Mishra K, Naffouj S, Gorgis S, Ibrahim H, Gill S, Fadel R, Chatfield A, Tang A, and Salgia R. Liver Injury as a Surrogate for Inflammation and Predictor of Outcomes in COVID-19. Hepatol Commun 2021; 5(1):24-32.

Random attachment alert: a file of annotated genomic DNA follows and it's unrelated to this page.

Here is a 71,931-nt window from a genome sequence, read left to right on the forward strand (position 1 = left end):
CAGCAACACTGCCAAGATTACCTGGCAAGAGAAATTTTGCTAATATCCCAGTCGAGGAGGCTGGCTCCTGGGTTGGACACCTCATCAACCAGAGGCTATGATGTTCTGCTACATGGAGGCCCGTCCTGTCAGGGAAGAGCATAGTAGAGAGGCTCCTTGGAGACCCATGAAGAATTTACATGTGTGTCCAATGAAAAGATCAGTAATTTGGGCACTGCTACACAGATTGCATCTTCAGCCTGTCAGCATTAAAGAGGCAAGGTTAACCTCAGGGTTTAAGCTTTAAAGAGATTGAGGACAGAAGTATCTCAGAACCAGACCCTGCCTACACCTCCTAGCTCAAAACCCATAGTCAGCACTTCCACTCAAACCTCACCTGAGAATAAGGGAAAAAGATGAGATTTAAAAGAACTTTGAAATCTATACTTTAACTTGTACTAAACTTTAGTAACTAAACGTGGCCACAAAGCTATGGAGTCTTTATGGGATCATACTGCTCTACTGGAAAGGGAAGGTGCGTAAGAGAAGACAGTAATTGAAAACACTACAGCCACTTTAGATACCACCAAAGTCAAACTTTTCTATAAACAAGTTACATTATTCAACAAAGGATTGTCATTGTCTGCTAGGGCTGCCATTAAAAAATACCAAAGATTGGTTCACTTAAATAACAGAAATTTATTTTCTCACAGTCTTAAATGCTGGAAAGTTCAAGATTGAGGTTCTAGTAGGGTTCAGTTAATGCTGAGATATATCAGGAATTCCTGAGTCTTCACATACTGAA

Respiratory failure is the most common cause of death in patients with corona virus disease 2019 (COVID-19). There have been many investigations to determine predictors of bad outcomes in patients with this illness. Liver enzyme elevation has been described in hospitalized patients with severe COVID-19; however, little is known about the significance of liver injury regarding outcomes. We conducted a retrospective chart review of 348 patients admitted with COVID-19 in our quaternary care center. Liver injury on admission was defined based on the laboratory cutoff of aspartate aminotransferase >35 IU/L and/or alanine aminotransferase >52 IU/L. Patients were divided into two cohorts based on the presence or absence of liver injury. These cohorts were compared to assess differences in presentation, complications, and outcomes. The primary outcome was respiratory failure requiring intubation, and the secondary outcome was in-hospital mortality. The presence of new onset liver enzyme elevation on presentation was associated with increased severity of illness, need for mechanical ventilation, and mortality. Presence of liver injury increased the chance of acute hypoxic respiratory failure requiring mechanical ventilation by 1.79 times. The degree and timeline of liver enzyme elevation during hospitalization corresponded with elevations of other inflammatory markers.